G8 leaders call for greater stability of oil markets to insure economic growth

Jul 21, 2000 02:00 AM

World leaders joining President Clinton for his final summit of wealthy industrial nations patted themselves on the back for the robust global economy but were irritated about the fact that a huge run-up in oil prices could spoil the good times. Meeting on this island of semitropical beaches and coral reefs, the leaders also signalled a willingness to open their chequebooks to help underwrite any peace agreement between Israel and the Palestinians. By some estimates, the cost could be upwards of $ 40 bn.
It was an upbeat farewell for Clinton, who with just six months left in office, was the senior statesman among presidents and prime ministers of Britain, France, Germany, Japan, Russia, Canada and Italy. Several colleagues praised Clinton for hosting the Mid-East peace talks at the Camp David presidential retreat in Maryland.
French President Jacques Chirac saluted Clinton for "his courage and determination." Clinton, due to return to Washington, might trim his schedule to arrive sometime earlier, White House officials said. But there also were fresh objections to US plans for a missile defence system.

Russian President Vladimir Putin renewed Russia's strong opposition. German Chancellor Gerhard Schroeder said, "I'm sceptical about it." Chirac said the proposed missile shield is technically unpredictable, would cost a lot of money and could lead to a new nuclear arms race.
"Everything that goes in the direction of proliferation is a bad direction," Chirac said. The leaders gathered at the seaside Bankoku Shinryo conference hall, built for the summit and named after the inscription on a 15th century bell, which in Japanese means "a bridge between nations."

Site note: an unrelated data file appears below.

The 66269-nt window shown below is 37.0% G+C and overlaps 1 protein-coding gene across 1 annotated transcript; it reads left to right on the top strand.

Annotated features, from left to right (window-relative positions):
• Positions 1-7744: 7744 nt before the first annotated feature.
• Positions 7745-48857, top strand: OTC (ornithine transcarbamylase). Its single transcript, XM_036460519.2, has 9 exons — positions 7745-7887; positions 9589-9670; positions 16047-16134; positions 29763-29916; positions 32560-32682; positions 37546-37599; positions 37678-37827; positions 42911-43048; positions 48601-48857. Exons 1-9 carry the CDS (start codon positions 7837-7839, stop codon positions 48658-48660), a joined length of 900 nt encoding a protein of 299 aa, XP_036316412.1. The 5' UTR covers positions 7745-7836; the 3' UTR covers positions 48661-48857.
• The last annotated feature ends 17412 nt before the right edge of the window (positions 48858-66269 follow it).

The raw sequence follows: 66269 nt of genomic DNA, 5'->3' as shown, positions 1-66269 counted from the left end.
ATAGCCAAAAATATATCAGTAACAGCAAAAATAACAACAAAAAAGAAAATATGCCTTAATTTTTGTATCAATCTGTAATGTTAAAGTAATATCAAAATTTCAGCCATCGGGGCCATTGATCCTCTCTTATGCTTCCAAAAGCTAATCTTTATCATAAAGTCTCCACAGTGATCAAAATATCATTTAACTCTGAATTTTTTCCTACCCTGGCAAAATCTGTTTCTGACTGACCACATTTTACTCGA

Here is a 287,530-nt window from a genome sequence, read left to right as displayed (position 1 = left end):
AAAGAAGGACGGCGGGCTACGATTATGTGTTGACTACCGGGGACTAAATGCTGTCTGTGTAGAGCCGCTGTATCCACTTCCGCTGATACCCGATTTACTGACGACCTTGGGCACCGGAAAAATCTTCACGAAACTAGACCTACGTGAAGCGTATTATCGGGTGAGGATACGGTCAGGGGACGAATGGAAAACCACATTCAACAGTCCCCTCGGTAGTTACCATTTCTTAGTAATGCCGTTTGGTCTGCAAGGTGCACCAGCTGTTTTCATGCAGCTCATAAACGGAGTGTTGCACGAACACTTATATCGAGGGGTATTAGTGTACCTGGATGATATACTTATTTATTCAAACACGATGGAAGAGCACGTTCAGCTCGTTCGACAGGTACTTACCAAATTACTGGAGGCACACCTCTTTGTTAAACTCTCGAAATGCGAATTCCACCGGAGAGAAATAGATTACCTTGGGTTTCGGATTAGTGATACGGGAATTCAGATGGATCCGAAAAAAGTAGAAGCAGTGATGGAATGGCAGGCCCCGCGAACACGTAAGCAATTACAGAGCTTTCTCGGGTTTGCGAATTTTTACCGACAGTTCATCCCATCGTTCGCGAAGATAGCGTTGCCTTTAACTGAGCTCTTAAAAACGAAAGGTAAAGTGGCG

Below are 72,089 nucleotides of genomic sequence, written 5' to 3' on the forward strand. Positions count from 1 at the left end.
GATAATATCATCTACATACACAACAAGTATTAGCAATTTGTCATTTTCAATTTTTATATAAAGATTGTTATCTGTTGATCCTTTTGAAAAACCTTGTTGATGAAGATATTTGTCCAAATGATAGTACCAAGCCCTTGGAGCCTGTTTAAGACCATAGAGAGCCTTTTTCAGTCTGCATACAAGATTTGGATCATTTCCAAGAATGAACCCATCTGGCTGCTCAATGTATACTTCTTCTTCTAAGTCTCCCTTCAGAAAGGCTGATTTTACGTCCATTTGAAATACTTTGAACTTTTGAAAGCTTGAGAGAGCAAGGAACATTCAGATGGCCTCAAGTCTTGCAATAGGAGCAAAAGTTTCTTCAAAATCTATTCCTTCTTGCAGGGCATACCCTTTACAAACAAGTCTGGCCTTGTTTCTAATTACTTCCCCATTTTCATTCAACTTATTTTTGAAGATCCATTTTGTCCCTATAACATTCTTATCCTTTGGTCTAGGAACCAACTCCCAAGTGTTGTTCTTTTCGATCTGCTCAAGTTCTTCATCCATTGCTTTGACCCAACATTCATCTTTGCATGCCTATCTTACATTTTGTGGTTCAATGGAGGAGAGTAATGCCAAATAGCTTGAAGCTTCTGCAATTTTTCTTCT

Earlier, Canadian Prime Minister Jean Chretien sought relief from the heat at Okinawa's only ice hockey rink. Schroeder toured a small island where local residents saved the German crew of a ship wrecked in 1873. The leaders took satisfaction about escaping a global recession after the 1997-98 Asian currency crisis. With the notable exception of Japan, many of the hardest-hit crisis countries are staging strong recoveries. Since last year, they said, prospects for world economic growth have improved.
However, a summit statement said, "We are concerned about the adverse effect on world economic growth of recent developments in world crude oil markets." It is a political problem as well, with aftershocks in the US presidential race. The leaders called for greater stability of oil markets to help insure sustained economic growth.
They also promised to share global prosperity with poor countries, speeding up the process of forgiving their heavy burden of debt or at least rescheduling payments under more favourable terms. The summit countries also were expected to offer increased help to fight AIDS in poor nations and educate the estimated 100 mm poor children not in school.

Lael Brainard, Clinton's deputy national economic advisor, said several leaders voiced the need to get more poor countries to a point where they will qualify under terms set by the rich nations for debt relief. So far, only nine of the 40 nations have qualified but Brainard said the G-8 countries strongly supported making sure that countries are forced to devote any money saved on making interest payments on the debt to increasing their spending in such critical areas as education and health.
Over dinner, the leaders questioned Clinton about the Camp David talks and quizzed the Russian leader about his visit to North Korea. The leaders said they "warmly welcome" the North-South Korean summit in June, adding that they encourage the dialogue to continue. In a statement, the leaders said: "We sincerely hope that such a process, including the faithful implementation of the South-North Joint Declaration, will usher in a new era in inter-Korean relations and reduce the tensions in the Korean Peninsula."
The statement also praised South Korea's open policy towards North Korea and Pyongyang's "constructive attitude." It said the North's reconfirmation of its moratorium on missile launches was a "positive step." Talking later about North Korea, Chretien said, "We are all happy that their isolation seems to be going away, but we have to approach it in a careful way. We have to terminate the isolation of North Korea."

Source: AP
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